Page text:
Peter Cheese, CEO of the CIPD, gave a keynote presentation at CEB’s ReimagineHR event in London on Wednesday to talk about the impact of Brexit on HR and workforce development in the UK. Here are some of the key issues and insights that came up in his conversation with CEB’s Talent Solutions Architect Jean Martin:
The biggest risk from Brexit is paralysis.
Prior to the presentation, a quick show of hands among the HR leaders attending the event showed that most were taking a wait-and-see approach to Brexit and had not made definite plans for how to deal with the aftermath. One of the confounding factors in responding to Brexit is that nobody really knows how the results of June’s referendum will ultimately shake out. Cheese described a recent event he attended at which the editor of the Economist polled the room as to whether they thought Brexit meant Brexit (the UK leaves the EU and that’s that), Brexit meant breakup (Brexit leads to a larger-scale disintegration of the EU as other countries pull out), or the UK wouldn’t ultimately go through with Brexit at all. Each answer got about a third of the vote, he said, indicating that even the most informed observers of the situation have no idea what to expect. So the biggest risk for organizations, he stressed, is in not planning, not acting, and behaving as though the outcome is entirely outside their control. To survive and thrive in a post-Brexit world, organizations need to adopt the mindset of leaders, rather than victims, of change.
Brexit reflects an environment of eroded trust, which has many other implications for business and HR.
One of the circumstances that enabled the Brexit referendum to pass was a high level of public distrust in institutions—the EU, the government, the media, business elites, and so forth. This distrust of “the establishment” has manifested itself in numerous societal challenges, not only in the UK but in other countries as well. In a time of frequent and disruptive change, trust issues become very dangerous, as Cheese noted that people become more resistant to change in the absence of trust, and organizations today need employees, middle managers, and leaders to be fully open to change in today’s work environment. Workers also need to feel that their organization trusts them, he added, or they will be less likely to speak up at a time when their input is more valuable than ever. Young people, in particular, won’t stand for not being listened to.
One solution to this trust deficit is transparency, Cheese said. Corporate scandals have eroded public trust in business, yes, but so has a lack of transparency and accountability. Organizations should be more open about their people, their diversity efforts, and how they are investing their resources. On the other side of the coin, they must demonstrate real willingness to listen to their people. After all, with so many new channels of communication available to them, employees are talking whether or not their employers are listening. To fix this situation, the CIPD chief recommended, leaders need to show humility, starting by listening and engaging with their people and building an environment of trust.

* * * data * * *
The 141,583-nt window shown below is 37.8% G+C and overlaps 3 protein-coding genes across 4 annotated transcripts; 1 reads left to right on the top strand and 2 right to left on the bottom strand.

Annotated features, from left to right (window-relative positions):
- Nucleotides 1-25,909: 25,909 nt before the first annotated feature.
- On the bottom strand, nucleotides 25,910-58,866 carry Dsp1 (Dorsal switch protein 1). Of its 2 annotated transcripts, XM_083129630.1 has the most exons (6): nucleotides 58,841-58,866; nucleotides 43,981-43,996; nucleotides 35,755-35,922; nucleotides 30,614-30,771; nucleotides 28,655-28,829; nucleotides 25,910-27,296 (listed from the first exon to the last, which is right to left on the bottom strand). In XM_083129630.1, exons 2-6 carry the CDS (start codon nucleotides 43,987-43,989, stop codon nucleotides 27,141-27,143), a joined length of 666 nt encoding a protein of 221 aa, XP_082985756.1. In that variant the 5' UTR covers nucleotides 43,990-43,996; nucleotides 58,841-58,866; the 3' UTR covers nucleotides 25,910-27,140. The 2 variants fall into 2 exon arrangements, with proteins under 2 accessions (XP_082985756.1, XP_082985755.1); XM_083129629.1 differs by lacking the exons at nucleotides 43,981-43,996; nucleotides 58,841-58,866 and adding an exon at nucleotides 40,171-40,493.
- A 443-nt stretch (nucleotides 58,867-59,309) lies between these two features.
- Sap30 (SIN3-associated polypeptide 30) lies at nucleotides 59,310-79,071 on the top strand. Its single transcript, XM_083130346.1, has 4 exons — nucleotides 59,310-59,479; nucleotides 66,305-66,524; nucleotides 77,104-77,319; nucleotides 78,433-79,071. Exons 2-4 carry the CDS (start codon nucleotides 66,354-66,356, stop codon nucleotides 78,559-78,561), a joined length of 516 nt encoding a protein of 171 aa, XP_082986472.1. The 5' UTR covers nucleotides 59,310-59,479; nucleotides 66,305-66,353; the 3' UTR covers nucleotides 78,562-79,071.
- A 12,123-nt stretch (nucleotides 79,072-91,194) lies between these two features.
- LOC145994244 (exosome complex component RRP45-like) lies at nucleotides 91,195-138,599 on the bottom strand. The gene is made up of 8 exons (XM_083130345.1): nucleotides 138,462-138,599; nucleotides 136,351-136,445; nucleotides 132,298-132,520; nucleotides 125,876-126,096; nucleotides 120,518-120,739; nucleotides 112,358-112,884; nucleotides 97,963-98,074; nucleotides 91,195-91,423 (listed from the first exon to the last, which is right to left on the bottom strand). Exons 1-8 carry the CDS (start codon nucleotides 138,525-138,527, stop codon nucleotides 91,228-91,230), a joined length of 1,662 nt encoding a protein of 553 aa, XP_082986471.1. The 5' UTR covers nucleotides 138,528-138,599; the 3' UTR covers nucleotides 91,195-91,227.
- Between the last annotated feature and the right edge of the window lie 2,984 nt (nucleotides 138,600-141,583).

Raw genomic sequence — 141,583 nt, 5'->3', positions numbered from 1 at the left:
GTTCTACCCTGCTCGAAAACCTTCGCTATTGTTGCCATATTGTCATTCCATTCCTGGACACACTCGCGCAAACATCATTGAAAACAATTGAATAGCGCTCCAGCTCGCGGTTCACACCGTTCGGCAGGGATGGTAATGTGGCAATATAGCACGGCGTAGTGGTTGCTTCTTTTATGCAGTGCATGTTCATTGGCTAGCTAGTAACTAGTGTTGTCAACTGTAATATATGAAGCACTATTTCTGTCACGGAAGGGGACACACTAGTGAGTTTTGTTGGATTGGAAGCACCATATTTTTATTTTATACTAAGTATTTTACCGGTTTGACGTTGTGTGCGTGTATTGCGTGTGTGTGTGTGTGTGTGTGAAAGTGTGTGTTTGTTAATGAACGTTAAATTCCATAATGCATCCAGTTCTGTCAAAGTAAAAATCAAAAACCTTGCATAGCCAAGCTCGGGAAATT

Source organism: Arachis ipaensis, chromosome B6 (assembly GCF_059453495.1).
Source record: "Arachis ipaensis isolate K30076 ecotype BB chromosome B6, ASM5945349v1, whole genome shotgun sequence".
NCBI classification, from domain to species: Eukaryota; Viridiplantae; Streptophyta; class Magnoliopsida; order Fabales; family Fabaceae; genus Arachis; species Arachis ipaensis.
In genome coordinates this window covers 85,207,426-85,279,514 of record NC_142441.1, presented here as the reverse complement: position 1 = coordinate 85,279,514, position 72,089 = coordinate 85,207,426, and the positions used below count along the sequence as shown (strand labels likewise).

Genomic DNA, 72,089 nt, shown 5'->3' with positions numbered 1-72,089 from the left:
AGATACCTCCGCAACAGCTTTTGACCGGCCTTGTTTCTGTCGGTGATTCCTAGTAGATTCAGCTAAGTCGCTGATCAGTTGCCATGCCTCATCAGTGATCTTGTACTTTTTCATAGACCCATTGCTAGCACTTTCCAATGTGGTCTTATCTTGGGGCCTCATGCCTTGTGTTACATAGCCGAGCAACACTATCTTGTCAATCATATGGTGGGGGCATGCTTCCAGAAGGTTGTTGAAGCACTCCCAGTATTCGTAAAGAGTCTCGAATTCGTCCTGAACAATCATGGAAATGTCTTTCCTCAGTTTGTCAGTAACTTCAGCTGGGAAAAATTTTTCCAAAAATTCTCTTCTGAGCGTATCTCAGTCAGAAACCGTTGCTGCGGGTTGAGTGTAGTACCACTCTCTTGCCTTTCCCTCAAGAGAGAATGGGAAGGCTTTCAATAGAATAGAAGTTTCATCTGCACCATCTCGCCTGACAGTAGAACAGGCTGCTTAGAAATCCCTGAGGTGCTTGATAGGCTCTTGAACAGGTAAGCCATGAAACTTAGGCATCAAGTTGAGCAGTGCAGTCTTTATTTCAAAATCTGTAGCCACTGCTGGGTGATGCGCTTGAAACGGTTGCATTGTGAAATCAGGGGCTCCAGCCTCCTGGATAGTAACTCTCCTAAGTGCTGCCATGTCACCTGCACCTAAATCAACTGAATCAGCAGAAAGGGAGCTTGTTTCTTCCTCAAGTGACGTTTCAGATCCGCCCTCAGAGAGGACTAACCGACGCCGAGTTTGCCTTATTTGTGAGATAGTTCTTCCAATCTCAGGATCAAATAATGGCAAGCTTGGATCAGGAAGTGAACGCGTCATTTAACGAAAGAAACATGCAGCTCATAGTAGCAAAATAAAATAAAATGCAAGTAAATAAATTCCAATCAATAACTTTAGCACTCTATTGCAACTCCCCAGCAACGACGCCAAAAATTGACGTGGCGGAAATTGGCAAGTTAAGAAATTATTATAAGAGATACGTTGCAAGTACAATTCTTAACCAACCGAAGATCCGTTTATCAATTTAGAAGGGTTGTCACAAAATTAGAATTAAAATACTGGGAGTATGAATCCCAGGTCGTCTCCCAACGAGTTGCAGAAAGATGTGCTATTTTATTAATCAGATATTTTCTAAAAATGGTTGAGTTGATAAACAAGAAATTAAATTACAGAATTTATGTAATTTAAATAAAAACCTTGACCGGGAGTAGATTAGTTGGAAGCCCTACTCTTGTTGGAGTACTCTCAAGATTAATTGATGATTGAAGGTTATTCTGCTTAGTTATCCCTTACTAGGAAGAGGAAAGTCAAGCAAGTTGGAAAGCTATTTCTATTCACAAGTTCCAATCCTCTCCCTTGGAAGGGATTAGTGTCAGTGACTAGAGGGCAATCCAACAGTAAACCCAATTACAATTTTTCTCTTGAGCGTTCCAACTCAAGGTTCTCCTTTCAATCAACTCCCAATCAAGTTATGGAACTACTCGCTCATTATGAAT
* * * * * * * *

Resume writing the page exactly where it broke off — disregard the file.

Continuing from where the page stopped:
Brexit will be a big change, but it’s not the only change UK businesses are dealing with.
While Brexit is in some ways a unique event, to HR professionals dealing with constant change, it’s “another ripple in the pond,” Cheese said. Organizations were already operating in an increasingly volatile and uncertain environment, and Brexit adds urgency to that debate but doesn’t fundamentally alter it. That’s not to say it won’t be a tremendous challenge for HR—Cheese said he had heard from civil service leaders that it could take ten years to figure out the full consequences—but he also encouraged the audience to approach it as an opportunity and an impetus to think harder about the future, rather than merely a setback. Even before Brexit, there was a growing debate about the role of people in organizational strategy, and HR was coming to the fore of business thinking. Brexit or no Brexit, Cheese said, there’s never been a more exciting time to be in HR.
Automation, in particular, is a huge driver of change.
Technology, Cheese added, stands to upend the UK labor market far more severely than Brexit will. “I think this is an enormous inflection point,” he said, and the main challenge for HR is to ensure that the jobs that remain for human beings in the “Fourth Industrial Revolution” offer meaning, purpose, and opportunity for growth. That’s not to mention the millions of employees at risk of being replaced entirely by machines in the coming years: Cheese pointed to projections from the British Retail Consortium that one in three retail jobs may disappear in next five years, noting that the retail sector employs one-sixth of the UK workforce. In this context, organizations are focusing ever more strongly on productivity, which poses a challenge in itself: How do we create more productive work environments that are good for people’s health and wellbeing?